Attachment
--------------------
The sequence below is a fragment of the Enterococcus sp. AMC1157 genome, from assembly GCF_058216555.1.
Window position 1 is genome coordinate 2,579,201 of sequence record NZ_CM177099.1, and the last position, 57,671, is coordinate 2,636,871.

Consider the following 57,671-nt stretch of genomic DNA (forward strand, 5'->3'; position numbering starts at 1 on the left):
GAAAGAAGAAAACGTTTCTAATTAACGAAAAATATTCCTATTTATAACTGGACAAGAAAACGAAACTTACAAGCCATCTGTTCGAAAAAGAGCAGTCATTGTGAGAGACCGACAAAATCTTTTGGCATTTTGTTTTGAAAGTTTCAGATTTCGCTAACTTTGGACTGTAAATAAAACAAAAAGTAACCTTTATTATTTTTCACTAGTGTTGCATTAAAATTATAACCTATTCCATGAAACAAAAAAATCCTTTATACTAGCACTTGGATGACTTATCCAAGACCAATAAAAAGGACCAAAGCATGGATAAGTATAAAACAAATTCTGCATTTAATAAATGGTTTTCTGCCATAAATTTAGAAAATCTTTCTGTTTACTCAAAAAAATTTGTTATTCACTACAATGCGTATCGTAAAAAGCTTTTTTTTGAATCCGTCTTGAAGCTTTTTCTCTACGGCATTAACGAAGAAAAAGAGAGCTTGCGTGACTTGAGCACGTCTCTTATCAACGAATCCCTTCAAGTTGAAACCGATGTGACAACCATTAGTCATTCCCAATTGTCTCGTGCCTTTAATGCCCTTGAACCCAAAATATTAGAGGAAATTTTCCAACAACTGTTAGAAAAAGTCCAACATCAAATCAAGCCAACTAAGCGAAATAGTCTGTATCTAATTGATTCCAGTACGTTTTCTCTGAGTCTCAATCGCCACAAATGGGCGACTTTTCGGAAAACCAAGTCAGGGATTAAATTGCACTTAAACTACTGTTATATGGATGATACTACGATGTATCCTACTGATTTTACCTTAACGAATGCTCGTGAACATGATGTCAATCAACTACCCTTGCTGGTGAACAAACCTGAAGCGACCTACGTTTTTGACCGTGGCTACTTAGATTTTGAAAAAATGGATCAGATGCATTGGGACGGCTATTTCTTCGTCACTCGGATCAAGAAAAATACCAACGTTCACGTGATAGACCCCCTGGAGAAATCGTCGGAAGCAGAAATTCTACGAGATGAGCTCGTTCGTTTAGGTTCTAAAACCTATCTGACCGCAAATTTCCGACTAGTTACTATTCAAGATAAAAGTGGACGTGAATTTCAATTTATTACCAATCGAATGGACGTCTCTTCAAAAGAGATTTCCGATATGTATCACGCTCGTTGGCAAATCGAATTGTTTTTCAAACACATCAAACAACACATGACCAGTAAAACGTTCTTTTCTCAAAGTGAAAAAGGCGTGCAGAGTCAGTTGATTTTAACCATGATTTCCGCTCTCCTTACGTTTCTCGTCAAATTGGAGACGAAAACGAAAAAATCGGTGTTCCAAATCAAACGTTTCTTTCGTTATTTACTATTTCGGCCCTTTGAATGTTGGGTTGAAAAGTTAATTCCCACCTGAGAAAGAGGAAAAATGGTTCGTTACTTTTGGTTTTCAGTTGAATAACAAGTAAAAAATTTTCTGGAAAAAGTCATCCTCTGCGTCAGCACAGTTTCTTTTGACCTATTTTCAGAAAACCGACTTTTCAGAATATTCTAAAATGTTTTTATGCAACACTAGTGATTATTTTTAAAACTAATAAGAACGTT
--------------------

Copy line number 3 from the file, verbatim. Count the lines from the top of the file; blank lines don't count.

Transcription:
Consider the following 57,671-nt stretch of genomic DNA (forward strand, 5'->3'; position numbering starts at 1 on the left):